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Paths of Glory (1957)
|by P. G. R. Nair|
Director: Stanley Kubric /USA/English/88mts
The movie is set in World War I amidst the incredibly destructive and futile trench warfare between France and Germany. In 1916, French Commander Broulard (Adolphe Menjou) wants General Mireau (George Macready) to have his battered division take the "Ant Hill", an impregnable German fortress, promising Mireau a promotion if he succeeds. Mireau orders Colonel Dax (Kirk Douglas) to lead the charge, which is a complete failure. When soldiers are pinned down by German artillery and machine gun fire, Mireau orders his own artillery to fire on their own trenches, screaming, "If those sweethearts won't face German bullets, they'll take French ones!"
The picture is visually alluring from the start. Much of the early action takes place in the trenches, evoked with unsettling accuracy by the film's art director, Ludwig Reiber, and fully revealed in two audacious tracking shots by its cinematographer, George Krause. And not enough can be said about the lucidity and taut excitement of the movie's one battle scene, the failed attack that initiates the disgraceful acts from which this picture draws its dark power.
But the film's most unnerving moments play out in the sumptuous chateau that serves as headquarters for Gen. Paul Mireau, the movie's principal villain, modeled on a similar character named Assolant in the book. Here, far from the muck of the trenches, the film's most disturbing images unfold, as high-ranking officers calmly plot the basest turpitude.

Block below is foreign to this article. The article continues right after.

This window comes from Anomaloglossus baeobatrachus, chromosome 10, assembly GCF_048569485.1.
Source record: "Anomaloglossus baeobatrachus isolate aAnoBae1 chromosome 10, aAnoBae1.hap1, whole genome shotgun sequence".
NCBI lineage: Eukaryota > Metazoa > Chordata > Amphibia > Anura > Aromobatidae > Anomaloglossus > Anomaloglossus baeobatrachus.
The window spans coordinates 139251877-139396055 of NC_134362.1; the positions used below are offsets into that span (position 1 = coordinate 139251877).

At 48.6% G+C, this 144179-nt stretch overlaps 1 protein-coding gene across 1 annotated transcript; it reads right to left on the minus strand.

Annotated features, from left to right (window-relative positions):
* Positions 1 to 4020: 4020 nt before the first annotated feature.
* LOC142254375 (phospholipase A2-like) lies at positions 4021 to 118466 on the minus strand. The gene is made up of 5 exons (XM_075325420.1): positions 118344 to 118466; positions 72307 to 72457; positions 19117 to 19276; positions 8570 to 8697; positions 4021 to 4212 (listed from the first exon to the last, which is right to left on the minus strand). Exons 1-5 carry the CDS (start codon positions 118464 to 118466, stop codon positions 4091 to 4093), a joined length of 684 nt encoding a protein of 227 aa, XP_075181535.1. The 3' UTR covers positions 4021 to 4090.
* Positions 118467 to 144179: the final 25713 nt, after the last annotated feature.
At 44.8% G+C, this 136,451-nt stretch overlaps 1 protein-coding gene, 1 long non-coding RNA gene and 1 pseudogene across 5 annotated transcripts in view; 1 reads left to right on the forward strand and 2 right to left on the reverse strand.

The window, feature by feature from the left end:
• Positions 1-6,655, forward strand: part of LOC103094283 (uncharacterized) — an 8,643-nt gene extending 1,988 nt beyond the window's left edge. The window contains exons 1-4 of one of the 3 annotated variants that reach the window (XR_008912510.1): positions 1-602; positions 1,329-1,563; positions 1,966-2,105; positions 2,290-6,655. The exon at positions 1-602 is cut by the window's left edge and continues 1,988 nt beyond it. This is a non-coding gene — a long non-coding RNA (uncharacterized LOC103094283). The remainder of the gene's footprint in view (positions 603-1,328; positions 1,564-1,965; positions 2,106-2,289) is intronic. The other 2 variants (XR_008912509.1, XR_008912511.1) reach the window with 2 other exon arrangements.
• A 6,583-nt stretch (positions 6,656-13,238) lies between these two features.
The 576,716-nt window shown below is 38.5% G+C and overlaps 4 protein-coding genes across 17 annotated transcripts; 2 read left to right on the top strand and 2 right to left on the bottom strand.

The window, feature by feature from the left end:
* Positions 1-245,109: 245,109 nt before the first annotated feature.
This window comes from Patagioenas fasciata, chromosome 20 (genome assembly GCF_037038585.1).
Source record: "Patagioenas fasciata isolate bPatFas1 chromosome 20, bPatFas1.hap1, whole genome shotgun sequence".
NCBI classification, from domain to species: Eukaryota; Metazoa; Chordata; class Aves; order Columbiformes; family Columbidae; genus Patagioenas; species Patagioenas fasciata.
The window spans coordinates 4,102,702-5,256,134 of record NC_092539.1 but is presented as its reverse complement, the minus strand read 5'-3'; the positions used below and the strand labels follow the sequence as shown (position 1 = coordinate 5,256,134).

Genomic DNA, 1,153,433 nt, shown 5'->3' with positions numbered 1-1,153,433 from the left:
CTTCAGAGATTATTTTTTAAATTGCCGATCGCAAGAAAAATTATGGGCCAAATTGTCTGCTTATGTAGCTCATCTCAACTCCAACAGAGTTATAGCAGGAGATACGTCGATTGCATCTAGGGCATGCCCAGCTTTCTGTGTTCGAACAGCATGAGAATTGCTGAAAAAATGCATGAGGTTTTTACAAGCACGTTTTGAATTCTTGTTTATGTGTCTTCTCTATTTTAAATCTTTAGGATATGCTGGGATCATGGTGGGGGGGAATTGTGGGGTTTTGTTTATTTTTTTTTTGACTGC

Mr. Douglas, to be sure, has some excellent moments defending the doomed soldiers against an indifferent panel of military judges; even as there is never any hope they will be spared. And those playing the condemned men—Ralph Meeker is the most famous—also do fine work, as do several others playing various low-level officers and enlisted men. But the script's best and, paradoxically, funniest lines go to the two men who symbolize the hierarchy's decrepitude: Gens. Mireau and Broulard, portrayed with chilling effectiveness by the screen veterans George Macready and Adolphe Menjou. More than anything else in this film, their verbal jousts, at once entertaining and repugnant, reveal the indifference of those in charge toward those they command.
Colonel Dax wishing the men to be court-martialed good luck
Much has been made of the film's last scene, in which a young German girl (Susanne Christian, later the director's wife) is thrust before a tavern full of rowdy French soldiers and forced to sing. The episode does not appear in Mr. Cobb's novel. But Mr. Kubrick makes the coda work—with Mr. Krause's camera locking onto a host of careworn faces as beasts transform into men while listening to the girl's halting version of a sentimental ballad. The message is unmistakable: Gens. Mireau and Broulard may be unredeemable, but ordinary soldiers, even after the brutality of the trenches, can be human again.
An ability to pivot drastically without strain — to go from black comedy to heart-rending affirmation — was one of Mr. Kubrick's great gifts as a filmmaker. " Paths of Glory" finds him having just refined this skill, along with other emblems of his signature style. And for that alone the movie remains important.
" Paths of Glory" has a deserved reputation as one of the greatest anti-war films. The role of Reason, the nature of absurdity, courage, and cowardice are all examined in this simple story, and the implication is clear that it is better to die bravely in front of a firing squad than to grow comfortable with mendacity and cower before the truth.
A series of "Hundred Favorite Films Forever"
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